:: Amazon & reviews :: Nubs up, with southern charm!
The Magnificent Ambersons by Booth Tarkington
This was delightful and I was halfway through it when my backpack (with kindle inside) was stolen in Beijing. Apparently, it’s a pretty good Orson Welles film too. #100 on the hundred best books of the century list.
:: Amazon :: Nubs up, of what I read.
It Worked For Me by Colin Powell
I skimmed this but it was folksy and enjoyable with nothing that could really offend anyone. There is no policy analysis and the diplomacy parts are mostly about the great presents that you get from foreign leaders. I like to read biographies of accomplished people who are sharing their techniques. It was also kind of an advertisement for Powell’s highly touted speaking engagements. I feel like there were a few genuine nuggets of wisdom in the book but I don’t really remember them. The whole thing felt like a long article from the Sunday magazine insert of USA Today.
:: Amazon :: Nubs up, I guess
Orange Sunshine by Nicolas Schou
This is pretty much a history of the surfer bullies turned acid heads that imported so much hash from Afghanistan that the DEA was created. This is also kind of a history of post millbrook, post harvard Timothy Leary. It reads like a very long newspaper article and isn’t really held in place by a consistent narrative or core characters. It’s entertaining though. I only read it because I met this guy who helped break Timothy Leary out of jail and he said the book was bullshit. Also, Leary later turned that guy into the cops and he ended up doing five years in jail while Leary went free. What an asshole.
:: Amazon :: Nubs up, but only if you’re into that sort of thing
Earth Unaware (Enders Game Prequel) by Orson Scott Card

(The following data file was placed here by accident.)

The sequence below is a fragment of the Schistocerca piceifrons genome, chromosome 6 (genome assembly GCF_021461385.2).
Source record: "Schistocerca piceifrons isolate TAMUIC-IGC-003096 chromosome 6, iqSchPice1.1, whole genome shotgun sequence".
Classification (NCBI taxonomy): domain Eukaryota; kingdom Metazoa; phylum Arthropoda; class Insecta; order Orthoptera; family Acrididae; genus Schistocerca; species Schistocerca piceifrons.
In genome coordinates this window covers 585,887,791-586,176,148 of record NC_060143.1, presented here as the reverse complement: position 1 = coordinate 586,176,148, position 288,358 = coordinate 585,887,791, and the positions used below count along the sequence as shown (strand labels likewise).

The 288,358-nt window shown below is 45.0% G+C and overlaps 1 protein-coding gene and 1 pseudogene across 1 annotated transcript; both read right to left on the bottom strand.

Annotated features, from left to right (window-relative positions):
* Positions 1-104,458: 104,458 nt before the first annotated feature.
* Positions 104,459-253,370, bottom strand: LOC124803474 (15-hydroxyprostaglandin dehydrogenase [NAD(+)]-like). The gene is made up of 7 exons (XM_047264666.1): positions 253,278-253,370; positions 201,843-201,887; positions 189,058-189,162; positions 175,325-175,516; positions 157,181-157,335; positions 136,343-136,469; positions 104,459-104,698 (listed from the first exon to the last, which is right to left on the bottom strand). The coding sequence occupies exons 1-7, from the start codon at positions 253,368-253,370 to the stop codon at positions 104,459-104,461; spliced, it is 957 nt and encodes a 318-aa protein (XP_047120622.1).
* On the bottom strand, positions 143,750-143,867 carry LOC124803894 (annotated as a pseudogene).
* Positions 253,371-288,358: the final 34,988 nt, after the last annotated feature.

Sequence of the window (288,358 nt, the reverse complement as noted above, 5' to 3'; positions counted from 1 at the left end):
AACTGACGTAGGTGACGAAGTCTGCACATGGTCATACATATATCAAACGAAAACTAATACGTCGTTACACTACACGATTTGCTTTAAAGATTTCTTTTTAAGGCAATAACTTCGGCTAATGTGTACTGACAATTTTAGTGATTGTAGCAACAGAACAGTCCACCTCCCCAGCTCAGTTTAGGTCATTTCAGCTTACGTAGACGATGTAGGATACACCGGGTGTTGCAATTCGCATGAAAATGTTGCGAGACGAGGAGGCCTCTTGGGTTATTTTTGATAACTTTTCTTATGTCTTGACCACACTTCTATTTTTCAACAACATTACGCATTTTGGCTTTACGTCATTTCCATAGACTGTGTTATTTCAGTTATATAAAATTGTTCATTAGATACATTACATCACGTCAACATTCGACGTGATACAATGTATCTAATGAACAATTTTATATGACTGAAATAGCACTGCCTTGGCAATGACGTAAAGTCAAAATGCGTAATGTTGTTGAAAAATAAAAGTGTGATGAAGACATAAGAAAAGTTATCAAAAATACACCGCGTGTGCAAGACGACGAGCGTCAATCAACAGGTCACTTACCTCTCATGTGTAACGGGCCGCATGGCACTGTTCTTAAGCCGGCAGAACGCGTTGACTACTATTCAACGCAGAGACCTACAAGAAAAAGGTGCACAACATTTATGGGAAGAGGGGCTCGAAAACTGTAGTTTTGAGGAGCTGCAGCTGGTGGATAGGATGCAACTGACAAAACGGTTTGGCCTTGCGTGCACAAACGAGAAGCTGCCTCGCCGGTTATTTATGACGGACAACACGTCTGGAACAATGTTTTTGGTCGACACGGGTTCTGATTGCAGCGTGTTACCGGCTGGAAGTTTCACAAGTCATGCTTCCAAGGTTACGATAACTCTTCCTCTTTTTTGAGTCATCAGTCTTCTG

When I was getting hyped on the previews of Enders Game I started digging around. OSC released a new prequel to Enders Game called Earth Unaware. It slipped by my notice (probably because it was greeted by little fanfare and very poor reviews). Human beings are strange because they want something new that hews to the same formula that they loved before. A lot of reviewers were angry that this wasn’t enders game. Also, there were some nitpicks from armchair physicists which I didn’t think were inconsistent with any other science fiction. Mostly people were angry that this wasn’t another Ender’s Game which is interesting because even the sequels to Enders Game were not another Enders Game. This is a book about love, struggle and family.
:: Amazon :: Nubs Up, I enjoyed it but wouldn’t necessarily recommend it. The sequel is here and comes out june 4th
Enders Shadow, Shadow of the Hegemon by Orson Scott Card
Reading earth unaware made me want to reread Ender’s Shadow, which is amazing. Definitely as good as Ender’s Game. Then I wanted more and decided to read Shadow of the hegemon was an attempt at a political thriller that fell flat.